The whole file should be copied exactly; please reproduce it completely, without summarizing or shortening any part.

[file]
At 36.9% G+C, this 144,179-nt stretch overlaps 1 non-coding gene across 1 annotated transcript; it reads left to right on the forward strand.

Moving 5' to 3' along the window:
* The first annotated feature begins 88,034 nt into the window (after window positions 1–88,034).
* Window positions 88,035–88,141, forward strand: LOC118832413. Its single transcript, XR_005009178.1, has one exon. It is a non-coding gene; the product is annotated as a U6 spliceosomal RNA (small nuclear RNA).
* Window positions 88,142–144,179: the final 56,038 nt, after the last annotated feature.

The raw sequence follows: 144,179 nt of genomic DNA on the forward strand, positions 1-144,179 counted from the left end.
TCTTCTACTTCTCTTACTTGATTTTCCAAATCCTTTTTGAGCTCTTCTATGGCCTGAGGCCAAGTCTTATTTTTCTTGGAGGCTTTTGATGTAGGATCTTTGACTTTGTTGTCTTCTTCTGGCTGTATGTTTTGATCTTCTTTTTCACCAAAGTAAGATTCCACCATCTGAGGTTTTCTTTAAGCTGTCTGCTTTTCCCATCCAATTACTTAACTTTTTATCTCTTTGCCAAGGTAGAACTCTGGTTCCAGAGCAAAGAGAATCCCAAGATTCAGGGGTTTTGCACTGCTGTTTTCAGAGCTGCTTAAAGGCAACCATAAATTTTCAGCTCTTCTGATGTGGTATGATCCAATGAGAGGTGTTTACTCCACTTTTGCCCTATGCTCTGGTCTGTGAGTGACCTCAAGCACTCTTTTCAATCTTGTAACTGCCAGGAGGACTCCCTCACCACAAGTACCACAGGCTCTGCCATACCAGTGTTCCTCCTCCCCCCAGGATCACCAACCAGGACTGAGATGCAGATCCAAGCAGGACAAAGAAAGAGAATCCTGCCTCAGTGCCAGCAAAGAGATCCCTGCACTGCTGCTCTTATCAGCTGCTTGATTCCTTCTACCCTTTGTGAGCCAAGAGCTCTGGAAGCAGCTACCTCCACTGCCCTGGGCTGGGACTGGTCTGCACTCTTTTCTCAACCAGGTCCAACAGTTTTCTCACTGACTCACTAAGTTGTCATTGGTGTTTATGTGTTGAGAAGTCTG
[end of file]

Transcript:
At 36.9% G+C, this 144,179-nt stretch overlaps 1 non-coding gene across 1 annotated transcript; it reads left to right on the forward strand.

Moving 5' to 3' along the window:
* The first annotated feature begins 88,034 nt into the window (after window positions 1–88,034).
* Window positions 88,035–88,141, forward strand: LOC118832413. Its single transcript, XR_005009178.1, has one exon. It is a non-coding gene; the product is annotated as a U6 spliceosomal RNA (small nuclear RNA).
* Window positions 88,142–144,179: the final 56,038 nt, after the last annotated feature.

The raw sequence follows: 144,179 nt of genomic DNA on the forward strand, positions 1-144,179 counted from the left end.
TCTTCTACTTCTCTTACTTGATTTTCCAAATCCTTTTTGAGCTCTTCTATGGCCTGAGGCCAAGTCTTATTTTTCTTGGAGGCTTTTGATGTAGGATCTTTGACTTTGTTGTCTTCTTCTGGCTGTATGTTTTGATCTTCTTTTTCACCAAAGTAAGATTCCACCATCTGAGGTTTTCTTTAAGCTGTCTGCTTTTCCCATCCAATTACTTAACTTTTTATCTCTTTGCCAAGGTAGAACTCTGGTTCCAGAGCAAAGAGAATCCCAAGATTCAGGGGTTTTGCACTGCTGTTTTCAGAGCTGCTTAAAGGCAACCATAAATTTTCAGCTCTTCTGATGTGGTATGATCCAATGAGAGGTGTTTACTCCACTTTTGCCCTATGCTCTGGTCTGTGAGTGACCTCAAGCACTCTTTTCAATCTTGTAACTGCCAGGAGGACTCCCTCACCACAAGTACCACAGGCTCTGCCATACCAGTGTTCCTCCTCCCCCCAGGATCACCAACCAGGACTGAGATGCAGATCCAAGCAGGACAAAGAAAGAGAATCCTGCCTCAGTGCCAGCAAAGAGATCCCTGCACTGCTGCTCTTATCAGCTGCTTGATTCCTTCTACCCTTTGTGAGCCAAGAGCTCTGGAAGCAGCTACCTCCACTGCCCTGGGCTGGGACTGGTCTGCACTCTTTTCTCAACCAGGTCCAACAGTTTTCTCACTGACTCACTAAGTTGTCATTGGTGTTTATGTGTTGAGAAGTCTG